From what is presently known, Homo sapiens—the modern form of man—has existed on earth for approximately a hundred thousand years in numbers large enough to constitute a population. Barring catastrophic accidents, it can be expected that man will continue living on earth for many millions of years. Using a somewhat fanciful kind of arithmetic, it can be calculated from these figures that the present age of humanity corresponds to very early childhood in the life of a human being. Pursuing still further the same far-fetched comparison, reading and writing were invented a year ago; Plato, the Parthenon, Christ, date from but a few months; experimental science is just a few weeks old, and electricity a few days; mankind will not reach puberty for another hundred thousand years. In this perspective, it is natural that so far mankind should have been chiefly concerned with becoming aware of the world of matter, listening to fairy tales, and fighting for pleasure or out of anger. The meaning of life, the problems of man and of society, become dominant preoccupations only later during development. As mankind outgrows childhood, the proper use of science may come to be not only to store food, build mechanical toys, and record allegories, myths, and fairy tales, but to understand, as well as possible, the nature of life and of man in order to give more meaning and value to human existence.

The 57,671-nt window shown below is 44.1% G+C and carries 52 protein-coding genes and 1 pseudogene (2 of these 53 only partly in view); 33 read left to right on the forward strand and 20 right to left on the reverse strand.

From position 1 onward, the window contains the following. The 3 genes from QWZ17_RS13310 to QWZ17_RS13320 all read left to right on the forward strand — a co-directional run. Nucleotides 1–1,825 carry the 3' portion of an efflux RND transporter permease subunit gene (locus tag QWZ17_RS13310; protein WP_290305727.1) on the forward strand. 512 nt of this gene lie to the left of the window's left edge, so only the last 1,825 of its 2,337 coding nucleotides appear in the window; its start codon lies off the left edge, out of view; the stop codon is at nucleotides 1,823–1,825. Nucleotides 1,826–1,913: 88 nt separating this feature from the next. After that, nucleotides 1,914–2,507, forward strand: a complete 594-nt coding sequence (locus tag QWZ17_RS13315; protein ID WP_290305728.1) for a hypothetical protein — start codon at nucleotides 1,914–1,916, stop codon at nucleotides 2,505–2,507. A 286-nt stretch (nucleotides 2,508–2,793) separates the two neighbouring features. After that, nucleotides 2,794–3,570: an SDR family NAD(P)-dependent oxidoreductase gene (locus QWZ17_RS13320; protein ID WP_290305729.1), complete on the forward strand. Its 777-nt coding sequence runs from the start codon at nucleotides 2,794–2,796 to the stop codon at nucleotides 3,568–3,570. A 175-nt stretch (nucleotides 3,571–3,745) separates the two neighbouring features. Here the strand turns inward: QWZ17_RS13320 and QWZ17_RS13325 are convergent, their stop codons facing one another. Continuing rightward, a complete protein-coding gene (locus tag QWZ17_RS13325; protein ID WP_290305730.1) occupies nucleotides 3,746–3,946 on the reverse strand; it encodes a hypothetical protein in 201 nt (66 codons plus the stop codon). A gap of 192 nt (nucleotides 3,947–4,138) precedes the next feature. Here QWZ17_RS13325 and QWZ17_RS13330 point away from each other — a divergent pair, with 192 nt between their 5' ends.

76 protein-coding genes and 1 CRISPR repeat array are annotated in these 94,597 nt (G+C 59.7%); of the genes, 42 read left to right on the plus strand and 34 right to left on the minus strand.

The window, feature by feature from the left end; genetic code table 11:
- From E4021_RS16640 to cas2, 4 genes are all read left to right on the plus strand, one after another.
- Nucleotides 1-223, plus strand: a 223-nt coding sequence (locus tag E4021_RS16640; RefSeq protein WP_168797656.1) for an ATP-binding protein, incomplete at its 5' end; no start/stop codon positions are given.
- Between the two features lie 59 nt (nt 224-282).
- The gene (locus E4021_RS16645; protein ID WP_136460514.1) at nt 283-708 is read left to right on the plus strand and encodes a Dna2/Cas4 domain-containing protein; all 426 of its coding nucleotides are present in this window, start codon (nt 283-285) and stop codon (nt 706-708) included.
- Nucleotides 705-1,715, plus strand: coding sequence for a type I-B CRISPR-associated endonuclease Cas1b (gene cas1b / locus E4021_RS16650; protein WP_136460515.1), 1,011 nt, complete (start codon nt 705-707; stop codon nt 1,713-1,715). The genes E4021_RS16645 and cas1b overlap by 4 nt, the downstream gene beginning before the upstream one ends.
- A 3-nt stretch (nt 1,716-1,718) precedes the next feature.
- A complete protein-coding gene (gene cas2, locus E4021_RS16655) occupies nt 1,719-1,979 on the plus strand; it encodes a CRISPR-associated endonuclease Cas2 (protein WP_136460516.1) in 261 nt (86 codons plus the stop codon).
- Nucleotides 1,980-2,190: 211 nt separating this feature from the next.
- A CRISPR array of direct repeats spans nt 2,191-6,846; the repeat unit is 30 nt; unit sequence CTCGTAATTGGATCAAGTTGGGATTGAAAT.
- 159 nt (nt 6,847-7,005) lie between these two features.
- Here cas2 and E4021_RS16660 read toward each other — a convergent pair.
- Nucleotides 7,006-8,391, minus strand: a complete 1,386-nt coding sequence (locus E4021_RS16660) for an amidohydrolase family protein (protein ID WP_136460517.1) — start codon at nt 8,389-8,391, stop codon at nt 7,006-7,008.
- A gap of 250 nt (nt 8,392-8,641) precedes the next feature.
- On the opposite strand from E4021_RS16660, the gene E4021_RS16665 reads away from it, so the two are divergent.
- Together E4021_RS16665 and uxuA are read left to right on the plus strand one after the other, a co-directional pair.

(René Dubos,The Torch of Life)
I'm not sure if this is the right place to ask, but I took this excerpt from an introductory philosophy book. What is this fanciful arithmetic? Why would one consider mankind at it's childhood and what would be an adult mankind?